There are so many films that come out during the year, and generally, they’re all decent enough to sit through. Watching Jake Squared might honestly give you the biggest WTF moment of your life because I’m convinced that even the director couldn’t figure out what kind of movie he was trying to make. There are unfortunately not enough words in the English dictionary to describe how awful this film truly is.

Jake Klein (Elias Koteas) is making a movie. He hires Mike Vogel to play him, then decides to throw a party that includes hot tubs and stereotypical ditzy girls in bikinis just because he can. Why is Jake making this movie? Well, your guess is as good as mine because it’s never made clear why Jake is really doing anything. The movie begins to get confusing about a few minutes in when several Jakes, not Mike Vogel’s portrayal of him, come crashing into his party and disrupting every aspect of his life and movie.

There’s Jake at 17 (Kevin Railsback), Jake at 30, and Jake at 40, and of course the present Jake at 50. If this isn’t confusing enough (and director Howard Goldberg should really rethink the title), all this is happening in real time. No, it’s not a hallucination, a dream, or any kind of mental disease. It seems all these different versions of Jake have come to crash the party to ultimately give him love advice on which girl he should have chosen and possibly bring him happiness.

Nothing in the last sentence doesn’t happen until the last ten minutes of the film and we spend so little time with his exes (Jane Seymour and Susan Traylor) and current possible love interests (Virginia Madsen and Jennifer Jason Leigh) that the whole story seems contrived, uninspiring, self-indulgent, boring, confusing, and every other horrifying adjective you can think of to fill in the blank.

So disturbingly awful is this film, that Virginia Madsen, after about ten to fifteen or so minutes into the film, has to explain everything that happens in the beginning. At that point, we don’t know who she is, how she fits into the story, or anything about her. But the fact that the movie literally stops to give us a recap of what came before is truly astonishing, proves that this film is awfully confusing, and discredits and insults itself all in one scene.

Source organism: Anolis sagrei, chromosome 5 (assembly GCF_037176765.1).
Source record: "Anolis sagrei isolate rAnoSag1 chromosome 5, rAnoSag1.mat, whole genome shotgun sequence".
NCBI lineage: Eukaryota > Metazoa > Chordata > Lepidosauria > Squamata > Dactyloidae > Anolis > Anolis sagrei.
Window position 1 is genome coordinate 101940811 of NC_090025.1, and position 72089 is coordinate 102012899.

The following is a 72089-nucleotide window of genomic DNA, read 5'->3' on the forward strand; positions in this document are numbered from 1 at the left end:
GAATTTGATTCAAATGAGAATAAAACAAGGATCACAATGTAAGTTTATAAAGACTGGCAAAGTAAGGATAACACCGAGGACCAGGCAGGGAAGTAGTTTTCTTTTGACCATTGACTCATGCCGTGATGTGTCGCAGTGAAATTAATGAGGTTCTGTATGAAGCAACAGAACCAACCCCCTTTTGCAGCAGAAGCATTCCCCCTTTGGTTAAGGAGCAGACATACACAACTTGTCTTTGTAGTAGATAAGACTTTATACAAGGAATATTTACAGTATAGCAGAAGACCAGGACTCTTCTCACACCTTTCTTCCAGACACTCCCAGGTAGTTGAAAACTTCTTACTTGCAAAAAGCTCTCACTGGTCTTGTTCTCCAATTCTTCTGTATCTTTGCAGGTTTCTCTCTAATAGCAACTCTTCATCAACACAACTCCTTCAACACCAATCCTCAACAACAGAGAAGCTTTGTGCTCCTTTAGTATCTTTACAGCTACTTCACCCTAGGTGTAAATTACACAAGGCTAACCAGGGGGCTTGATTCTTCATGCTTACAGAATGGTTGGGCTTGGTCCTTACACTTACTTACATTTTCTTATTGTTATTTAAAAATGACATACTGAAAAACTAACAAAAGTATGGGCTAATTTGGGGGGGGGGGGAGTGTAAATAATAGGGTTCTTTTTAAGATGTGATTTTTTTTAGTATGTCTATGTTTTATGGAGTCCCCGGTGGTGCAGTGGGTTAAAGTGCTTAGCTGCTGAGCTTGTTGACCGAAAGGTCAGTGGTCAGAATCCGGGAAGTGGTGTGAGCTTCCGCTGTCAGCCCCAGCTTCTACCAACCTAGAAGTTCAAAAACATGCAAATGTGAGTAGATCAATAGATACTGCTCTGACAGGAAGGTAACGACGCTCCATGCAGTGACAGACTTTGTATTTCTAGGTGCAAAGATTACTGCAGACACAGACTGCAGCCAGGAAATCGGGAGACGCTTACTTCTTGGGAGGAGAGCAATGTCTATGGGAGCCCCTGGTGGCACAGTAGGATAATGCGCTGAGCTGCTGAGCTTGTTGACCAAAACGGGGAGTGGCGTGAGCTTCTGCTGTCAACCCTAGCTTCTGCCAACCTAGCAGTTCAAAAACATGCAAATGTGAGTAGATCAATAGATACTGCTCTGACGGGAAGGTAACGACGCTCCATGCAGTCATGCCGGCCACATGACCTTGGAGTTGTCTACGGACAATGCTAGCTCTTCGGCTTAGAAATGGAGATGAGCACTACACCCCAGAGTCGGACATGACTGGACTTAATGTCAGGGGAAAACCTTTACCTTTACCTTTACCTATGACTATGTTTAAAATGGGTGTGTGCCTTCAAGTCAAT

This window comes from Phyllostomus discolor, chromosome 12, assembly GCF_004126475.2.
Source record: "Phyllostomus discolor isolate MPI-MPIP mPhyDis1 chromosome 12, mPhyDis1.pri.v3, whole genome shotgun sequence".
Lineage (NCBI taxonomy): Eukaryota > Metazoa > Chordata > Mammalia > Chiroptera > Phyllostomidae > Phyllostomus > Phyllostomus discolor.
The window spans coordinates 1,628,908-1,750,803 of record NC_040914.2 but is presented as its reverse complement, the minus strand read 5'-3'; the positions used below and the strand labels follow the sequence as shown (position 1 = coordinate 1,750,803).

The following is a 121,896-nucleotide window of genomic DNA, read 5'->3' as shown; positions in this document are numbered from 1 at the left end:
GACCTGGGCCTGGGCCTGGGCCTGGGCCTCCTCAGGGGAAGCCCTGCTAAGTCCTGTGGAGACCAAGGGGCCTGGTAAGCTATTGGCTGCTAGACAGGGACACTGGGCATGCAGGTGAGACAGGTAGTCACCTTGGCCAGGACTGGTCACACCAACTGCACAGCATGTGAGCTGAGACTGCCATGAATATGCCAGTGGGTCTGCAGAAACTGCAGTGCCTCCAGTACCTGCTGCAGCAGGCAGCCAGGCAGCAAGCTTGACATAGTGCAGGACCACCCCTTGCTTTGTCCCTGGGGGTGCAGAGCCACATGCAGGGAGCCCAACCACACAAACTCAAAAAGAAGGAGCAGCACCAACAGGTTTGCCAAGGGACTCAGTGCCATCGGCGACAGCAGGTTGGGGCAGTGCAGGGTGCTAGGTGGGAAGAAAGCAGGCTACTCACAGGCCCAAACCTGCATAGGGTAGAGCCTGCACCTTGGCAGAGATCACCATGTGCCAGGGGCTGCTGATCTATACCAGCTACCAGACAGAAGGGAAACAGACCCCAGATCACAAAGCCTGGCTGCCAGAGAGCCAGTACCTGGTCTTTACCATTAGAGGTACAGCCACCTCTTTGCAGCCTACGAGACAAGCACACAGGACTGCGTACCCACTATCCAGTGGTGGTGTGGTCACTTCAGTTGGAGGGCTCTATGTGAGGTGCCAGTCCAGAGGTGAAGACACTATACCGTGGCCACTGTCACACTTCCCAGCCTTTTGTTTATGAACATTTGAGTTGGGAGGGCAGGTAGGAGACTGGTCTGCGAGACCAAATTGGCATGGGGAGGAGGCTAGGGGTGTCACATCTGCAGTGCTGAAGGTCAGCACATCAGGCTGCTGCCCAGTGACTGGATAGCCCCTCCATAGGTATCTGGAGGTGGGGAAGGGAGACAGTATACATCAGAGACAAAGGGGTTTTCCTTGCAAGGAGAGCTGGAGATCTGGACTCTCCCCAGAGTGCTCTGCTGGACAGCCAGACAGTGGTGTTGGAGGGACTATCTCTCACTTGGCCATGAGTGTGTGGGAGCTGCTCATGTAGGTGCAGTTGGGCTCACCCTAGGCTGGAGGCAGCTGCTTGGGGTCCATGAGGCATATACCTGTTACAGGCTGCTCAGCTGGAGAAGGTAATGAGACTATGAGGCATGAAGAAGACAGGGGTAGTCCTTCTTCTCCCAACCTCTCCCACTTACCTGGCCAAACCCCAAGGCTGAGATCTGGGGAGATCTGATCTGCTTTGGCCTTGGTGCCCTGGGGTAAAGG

Also, instead of an actually well-written script, Goldberg relies heavily on quotes from different people that get tossed around by the characters in conversation. This lazy writing technique replaces actual dialogue and character interaction, which is pretty much nonexistent to begin with. Everything is a jumbled mess, like the movie is stuck in a maze and keeps getting lost along the way to the end. It tangles itself up so much in the beginning that it becomes incoherent, random stacked on top of random.

Jake Squared is one of those films you will be glad you never watched. It’s a sham and awful filmmaking at its best. The movie goes from bad to worse the longer it goes on and completely wastes some of its cast, while others are terrible in their roles. It’s a headache-inducing nuisance that will leave a bad taste in your mouth. The characters and their terrible conversations, or lack thereof, are contrived and Goldberg doesn’t really bother to make sense of any of it. One of the worst films of the year.



About Author

Mae is a Washington, DC-based film critic, entertainment journalist and Weekend Editor at Heroic Hollywood. A member of the Washington, DC Area Film Critics Association (WAFCA), she's a geek who loves discussing movies and TV. She is also a voting member of the Black Reel Awards. If she's not at the movies, she's catching up on her superhero TV-watching, usually with a glass of wine in hand.

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